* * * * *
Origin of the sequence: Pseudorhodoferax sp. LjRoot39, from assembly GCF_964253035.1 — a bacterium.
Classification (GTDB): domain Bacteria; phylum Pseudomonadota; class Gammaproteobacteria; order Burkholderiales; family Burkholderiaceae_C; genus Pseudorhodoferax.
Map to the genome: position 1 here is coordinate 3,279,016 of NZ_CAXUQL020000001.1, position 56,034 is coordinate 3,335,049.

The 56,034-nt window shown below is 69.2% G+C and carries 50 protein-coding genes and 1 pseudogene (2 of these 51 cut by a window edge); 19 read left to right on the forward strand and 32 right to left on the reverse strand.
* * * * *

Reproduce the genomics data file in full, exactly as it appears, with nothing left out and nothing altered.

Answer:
Origin of the sequence: Pseudorhodoferax sp. LjRoot39, from assembly GCF_964253035.1 — a bacterium.
Classification (GTDB): domain Bacteria; phylum Pseudomonadota; class Gammaproteobacteria; order Burkholderiales; family Burkholderiaceae_C; genus Pseudorhodoferax.
Map to the genome: position 1 here is coordinate 3,279,016 of NZ_CAXUQL020000001.1, position 56,034 is coordinate 3,335,049.

The 56,034-nt window shown below is 69.2% G+C and carries 50 protein-coding genes and 1 pseudogene (2 of these 51 cut by a window edge); 19 read left to right on the forward strand and 32 right to left on the reverse strand.